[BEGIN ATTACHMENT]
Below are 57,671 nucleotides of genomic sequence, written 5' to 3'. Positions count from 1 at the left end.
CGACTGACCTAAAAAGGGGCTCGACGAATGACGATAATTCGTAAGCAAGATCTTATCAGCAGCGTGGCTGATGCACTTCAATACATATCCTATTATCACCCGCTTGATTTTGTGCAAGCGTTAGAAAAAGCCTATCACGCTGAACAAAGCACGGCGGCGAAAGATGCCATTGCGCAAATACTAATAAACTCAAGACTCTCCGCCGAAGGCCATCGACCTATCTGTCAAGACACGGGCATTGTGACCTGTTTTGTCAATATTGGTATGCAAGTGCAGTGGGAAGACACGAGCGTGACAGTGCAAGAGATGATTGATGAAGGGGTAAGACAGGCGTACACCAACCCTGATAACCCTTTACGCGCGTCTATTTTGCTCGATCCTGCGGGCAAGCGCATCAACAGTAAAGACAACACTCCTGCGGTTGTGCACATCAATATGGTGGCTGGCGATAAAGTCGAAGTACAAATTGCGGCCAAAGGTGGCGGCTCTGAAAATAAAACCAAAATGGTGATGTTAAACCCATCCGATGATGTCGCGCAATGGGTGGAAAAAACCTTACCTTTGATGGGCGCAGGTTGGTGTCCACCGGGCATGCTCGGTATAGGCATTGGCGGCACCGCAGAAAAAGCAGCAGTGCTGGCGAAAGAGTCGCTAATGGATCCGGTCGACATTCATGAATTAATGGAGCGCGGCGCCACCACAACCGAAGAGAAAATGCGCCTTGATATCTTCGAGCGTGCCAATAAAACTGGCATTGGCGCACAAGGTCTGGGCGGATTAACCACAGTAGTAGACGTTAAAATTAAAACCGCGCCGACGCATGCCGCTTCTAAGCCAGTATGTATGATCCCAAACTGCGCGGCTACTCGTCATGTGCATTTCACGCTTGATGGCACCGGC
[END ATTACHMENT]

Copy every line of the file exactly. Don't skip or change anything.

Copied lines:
Below are 57,671 nucleotides of genomic sequence, written 5' to 3'. Positions count from 1 at the left end.
CGACTGACCTAAAAAGGGGCTCGACGAATGACGATAATTCGTAAGCAAGATCTTATCAGCAGCGTGGCTGATGCACTTCAATACATATCCTATTATCACCCGCTTGATTTTGTGCAAGCGTTAGAAAAAGCCTATCACGCTGAACAAAGCACGGCGGCGAAAGATGCCATTGCGCAAATACTAATAAACTCAAGACTCTCCGCCGAAGGCCATCGACCTATCTGTCAAGACACGGGCATTGTGACCTGTTTTGTCAATATTGGTATGCAAGTGCAGTGGGAAGACACGAGCGTGACAGTGCAAGAGATGATTGATGAAGGGGTAAGACAGGCGTACACCAACCCTGATAACCCTTTACGCGCGTCTATTTTGCTCGATCCTGCGGGCAAGCGCATCAACAGTAAAGACAACACTCCTGCGGTTGTGCACATCAATATGGTGGCTGGCGATAAAGTCGAAGTACAAATTGCGGCCAAAGGTGGCGGCTCTGAAAATAAAACCAAAATGGTGATGTTAAACCCATCCGATGATGTCGCGCAATGGGTGGAAAAAACCTTACCTTTGATGGGCGCAGGTTGGTGTCCACCGGGCATGCTCGGTATAGGCATTGGCGGCACCGCAGAAAAAGCAGCAGTGCTGGCGAAAGAGTCGCTAATGGATCCGGTCGACATTCATGAATTAATGGAGCGCGGCGCCACCACAACCGAAGAGAAAATGCGCCTTGATATCTTCGAGCGTGCCAATAAAACTGGCATTGGCGCACAAGGTCTGGGCGGATTAACCACAGTAGTAGACGTTAAAATTAAAACCGCGCCGACGCATGCCGCTTCTAAGCCAGTATGTATGATCCCAAACTGCGCGGCTACTCGTCATGTGCATTTCACGCTTGATGGCACCGGC